Winemaking: The Continuation of Terroir by Other Means.®

Welcome to the Amalie Robert Estate Farming Blog, aka FLOG. By subscribing, you will receive regular FLOGGINGS throughout the growing season. The FLOGGING will begin with the Spring Cellar Report in April. FLOGGINGS will continue each month and detail how the vintage is shaping up. You may also be FLOGGED directly after the big Cluster Pluck with the yearly Harvest After Action Report. Subscribe now and let the FLOGGINGS begin!


"This is one of the Willamette Valley’s most distinguished wineries, but not one that is widely known."

- Rusty Gaffney, PinotFile - September 2016


"Dena Drews and Ernie Pink have been quietly producing some of Oregon's most elegant and perfumed Pinots since the 2004 vintage. Their 30-acre vineyard outside the town of Dallas, abutting the famed Freedom Hill vineyard where Drews and Pink live, is painstakingly farmed and yields are kept low so production of these wines is limited. Winemaking includes abundant use of whole clusters, which is no doubt responsible for the wines' exotic bouquets and sneaky structure…"

- Josh Raynolds, Vinous - October 2015


"...Dallas growers Dena Drews and Ernie Pink... showed me this July three of their reserve bottlings and thereby altered my perception of their endeavors. Since these are produced in only one- or two-barrel quantities, they offer an extreme instance of a phenomenon encountered at numerous Willamette addresses, whose really exciting releases are extremely limited. But they also testify, importantly, to what is possible; and what’s possible from this site in these hands revealed itself to be extraordinary!... And what a Syrah!"

- David Schildknecht, The Wine Advocate - October 2013

Wine & Spirits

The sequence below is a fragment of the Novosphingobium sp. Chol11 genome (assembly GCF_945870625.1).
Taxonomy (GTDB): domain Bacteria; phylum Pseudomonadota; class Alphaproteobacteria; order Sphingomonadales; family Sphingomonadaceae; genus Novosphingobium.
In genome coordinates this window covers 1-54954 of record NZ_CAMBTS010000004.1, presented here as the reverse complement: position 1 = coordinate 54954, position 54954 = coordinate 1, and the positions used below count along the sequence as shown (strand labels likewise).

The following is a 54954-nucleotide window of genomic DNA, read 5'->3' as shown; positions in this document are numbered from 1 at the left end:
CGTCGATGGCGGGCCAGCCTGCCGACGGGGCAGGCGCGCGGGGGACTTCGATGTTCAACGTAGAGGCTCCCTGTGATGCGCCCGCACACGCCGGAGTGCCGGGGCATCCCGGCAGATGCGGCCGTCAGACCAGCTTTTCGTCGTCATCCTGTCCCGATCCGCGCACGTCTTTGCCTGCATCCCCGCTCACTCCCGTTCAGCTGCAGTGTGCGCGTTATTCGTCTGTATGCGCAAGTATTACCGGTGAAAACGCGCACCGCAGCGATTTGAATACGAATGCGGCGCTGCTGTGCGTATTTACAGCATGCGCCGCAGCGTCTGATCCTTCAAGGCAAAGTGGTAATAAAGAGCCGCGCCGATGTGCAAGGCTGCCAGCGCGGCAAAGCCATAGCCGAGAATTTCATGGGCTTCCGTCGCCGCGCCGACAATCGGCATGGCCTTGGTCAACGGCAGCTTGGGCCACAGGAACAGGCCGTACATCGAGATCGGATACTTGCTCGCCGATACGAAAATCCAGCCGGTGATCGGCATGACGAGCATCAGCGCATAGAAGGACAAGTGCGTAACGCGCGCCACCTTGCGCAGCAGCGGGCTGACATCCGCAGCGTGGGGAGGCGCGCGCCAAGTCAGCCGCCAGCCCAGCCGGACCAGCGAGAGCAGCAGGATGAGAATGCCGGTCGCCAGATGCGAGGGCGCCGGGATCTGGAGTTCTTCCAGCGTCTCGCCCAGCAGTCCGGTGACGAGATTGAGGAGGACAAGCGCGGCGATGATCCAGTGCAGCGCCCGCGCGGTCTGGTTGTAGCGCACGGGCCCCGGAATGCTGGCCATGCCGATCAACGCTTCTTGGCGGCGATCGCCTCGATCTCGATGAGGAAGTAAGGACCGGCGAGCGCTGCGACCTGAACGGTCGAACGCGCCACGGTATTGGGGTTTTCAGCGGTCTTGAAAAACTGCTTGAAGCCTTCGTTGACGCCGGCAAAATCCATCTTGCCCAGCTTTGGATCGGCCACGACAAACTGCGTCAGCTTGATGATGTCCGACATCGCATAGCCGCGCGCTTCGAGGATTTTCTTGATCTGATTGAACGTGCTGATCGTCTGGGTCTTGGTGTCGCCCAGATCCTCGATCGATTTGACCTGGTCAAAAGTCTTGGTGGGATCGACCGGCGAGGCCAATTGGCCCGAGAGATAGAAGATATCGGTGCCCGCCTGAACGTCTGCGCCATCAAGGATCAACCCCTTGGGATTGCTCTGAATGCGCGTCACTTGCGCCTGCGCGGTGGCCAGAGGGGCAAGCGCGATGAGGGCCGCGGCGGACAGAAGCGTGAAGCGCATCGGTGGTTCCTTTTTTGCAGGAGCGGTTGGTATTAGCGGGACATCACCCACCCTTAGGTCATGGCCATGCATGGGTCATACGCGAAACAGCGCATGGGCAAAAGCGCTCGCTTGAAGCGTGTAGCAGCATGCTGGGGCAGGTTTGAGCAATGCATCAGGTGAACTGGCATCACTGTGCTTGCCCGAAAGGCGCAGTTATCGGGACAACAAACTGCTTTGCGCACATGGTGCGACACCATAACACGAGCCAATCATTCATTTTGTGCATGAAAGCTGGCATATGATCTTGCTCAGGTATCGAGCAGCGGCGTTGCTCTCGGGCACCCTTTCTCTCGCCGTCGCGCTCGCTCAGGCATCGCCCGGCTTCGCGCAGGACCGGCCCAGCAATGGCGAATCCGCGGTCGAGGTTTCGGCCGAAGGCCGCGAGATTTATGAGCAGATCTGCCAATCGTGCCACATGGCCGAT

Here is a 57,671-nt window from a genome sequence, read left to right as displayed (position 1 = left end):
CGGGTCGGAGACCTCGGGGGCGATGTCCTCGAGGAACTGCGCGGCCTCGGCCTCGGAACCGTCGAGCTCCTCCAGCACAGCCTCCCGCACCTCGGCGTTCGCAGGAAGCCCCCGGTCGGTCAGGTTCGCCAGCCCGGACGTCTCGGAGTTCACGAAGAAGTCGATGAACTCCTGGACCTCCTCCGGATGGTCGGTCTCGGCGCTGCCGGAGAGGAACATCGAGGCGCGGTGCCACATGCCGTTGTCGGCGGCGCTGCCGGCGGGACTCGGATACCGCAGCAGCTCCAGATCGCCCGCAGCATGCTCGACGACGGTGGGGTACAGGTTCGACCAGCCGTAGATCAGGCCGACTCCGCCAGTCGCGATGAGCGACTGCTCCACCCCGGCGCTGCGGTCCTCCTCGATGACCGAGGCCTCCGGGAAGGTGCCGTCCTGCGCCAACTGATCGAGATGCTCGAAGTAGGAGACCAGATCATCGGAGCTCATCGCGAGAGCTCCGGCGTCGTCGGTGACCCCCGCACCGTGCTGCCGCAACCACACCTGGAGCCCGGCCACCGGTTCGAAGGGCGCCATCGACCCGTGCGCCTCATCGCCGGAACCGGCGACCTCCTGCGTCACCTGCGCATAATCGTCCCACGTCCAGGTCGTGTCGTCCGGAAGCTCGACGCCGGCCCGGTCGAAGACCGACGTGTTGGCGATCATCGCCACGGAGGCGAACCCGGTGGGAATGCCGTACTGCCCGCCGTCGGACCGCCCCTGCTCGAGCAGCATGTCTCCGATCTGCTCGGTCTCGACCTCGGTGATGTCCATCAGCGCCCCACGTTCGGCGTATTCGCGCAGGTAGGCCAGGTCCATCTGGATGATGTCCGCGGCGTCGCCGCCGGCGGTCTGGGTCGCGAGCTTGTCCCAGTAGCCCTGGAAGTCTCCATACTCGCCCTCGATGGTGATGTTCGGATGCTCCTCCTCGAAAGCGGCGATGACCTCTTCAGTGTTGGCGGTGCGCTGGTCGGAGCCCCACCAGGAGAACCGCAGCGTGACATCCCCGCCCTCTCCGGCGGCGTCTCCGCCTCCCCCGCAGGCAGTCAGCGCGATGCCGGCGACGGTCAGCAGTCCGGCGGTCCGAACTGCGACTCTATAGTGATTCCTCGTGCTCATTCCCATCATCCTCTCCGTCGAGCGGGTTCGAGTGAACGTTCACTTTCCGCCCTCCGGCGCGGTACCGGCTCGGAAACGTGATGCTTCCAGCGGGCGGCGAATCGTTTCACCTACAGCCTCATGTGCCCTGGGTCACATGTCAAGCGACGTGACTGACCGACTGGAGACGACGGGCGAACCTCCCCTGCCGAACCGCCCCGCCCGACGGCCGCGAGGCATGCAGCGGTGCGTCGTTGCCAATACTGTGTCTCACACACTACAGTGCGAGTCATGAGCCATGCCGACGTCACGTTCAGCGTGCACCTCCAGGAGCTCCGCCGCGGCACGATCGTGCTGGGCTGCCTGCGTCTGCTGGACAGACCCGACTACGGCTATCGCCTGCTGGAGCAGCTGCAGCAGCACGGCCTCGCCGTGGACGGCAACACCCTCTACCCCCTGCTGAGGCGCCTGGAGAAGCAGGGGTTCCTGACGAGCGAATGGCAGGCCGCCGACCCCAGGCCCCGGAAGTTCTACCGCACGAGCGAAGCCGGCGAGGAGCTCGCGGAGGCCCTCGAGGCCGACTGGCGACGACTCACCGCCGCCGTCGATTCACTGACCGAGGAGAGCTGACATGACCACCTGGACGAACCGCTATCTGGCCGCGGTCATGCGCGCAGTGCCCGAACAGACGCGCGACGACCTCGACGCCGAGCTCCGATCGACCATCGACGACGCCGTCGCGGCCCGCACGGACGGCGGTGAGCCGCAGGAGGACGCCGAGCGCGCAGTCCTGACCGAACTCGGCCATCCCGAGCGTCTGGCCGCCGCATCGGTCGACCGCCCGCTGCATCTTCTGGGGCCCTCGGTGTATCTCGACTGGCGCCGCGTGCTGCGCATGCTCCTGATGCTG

"Finding that their whole-cluster tannins take some time to integrate, Pink and Drews hold their wines in barrel for up to 18 months - so Amalie Robert is just releasing its 2008s. And what a stellar group of wines: Bright and tart, they possess both transparency and substance, emphasizing notes of rosehips and sandalwood as much as red berries. The pinot noirs alone would likely have earned Amalie Robert a top 100 nod this year. But the winery also produces cool-climate syrah that rivals the best examples from the Sonoma Coast. And the 2009 Heirloom Cameo, their first attempt at a barrel-fermented chardonnay, turned out to be one of our favorite Oregon chardonnays of the year. Ten vintages in, Amalie Robert has hit its stride."

- Luke Sykora, Wine & Spirits Magazine – September 2011


© 2005 – 2021 Amalie Robert Estate, LLC

Tuesday, June 8, 2021

Amalie Robert Estate Climate Update: May 2021

Hello and Welcome, 

Got a minute? That’s what we hear this time of year. It comes from 36 acres of vines. Each one of them is looking for a minute of our time. It’s pretty simple math really, 52,000 vines need about 870 hours of hand labor to put up the first set of trellis catch wires and tuck their shoots inside of them. Once that is completed, the weather heats up in June and the vines grow an inch (or more) each day. Then the vines are ready for the second set and finally the third set of trellis catch wires. Each set of wires needs another minute of time, or 870 hours - depending on your perspective. 

Mt. Jefferson making an appearance.

FLOG communication (Farming bLOG) by Dena & Ernie from Amalie Robert Estate. Oregon Willamette Valley Chardonnay and Pinot Noir. Have a look and see what we see on Instagram @AmalieRobert Estate. We are posting on Facebook and LinkedIn. Check us out if you can. We can use all the likes we can get…
May is Ernie’s Birthday Month. He is a Taurus. And for those of you who hadn’t figured that out yet, we felt it was about time to let you in on it. His contribution to the Amalie Robert Estate Pinot Noir portfolio is called Estate Selection. (Men make selections, and women make cuvées.)

Will you be in our area? Amalie Robert Estate is open all summer by appointment for vineyard tours and tastings. Select your preferred day and time with the Big Red Button.

Amalie Robert Estate about 15 miles southwest of Salem.


Canopy Management - It’s catch wire time in Willamette Valley wine country.
Miles and miles of hi-tensile wires. Readers of this FLOG know that an acre (43,560 square feet) of vines at Amalie Robert Estate represents 5,808 lineal feet. Just imagine all of those vine rows put end to end, instead of next to each other. For comparison, a mile is 5,280 lineal feet. Thanks to farming math, we can easily figure there are 1.1 lineal miles of vines per acre.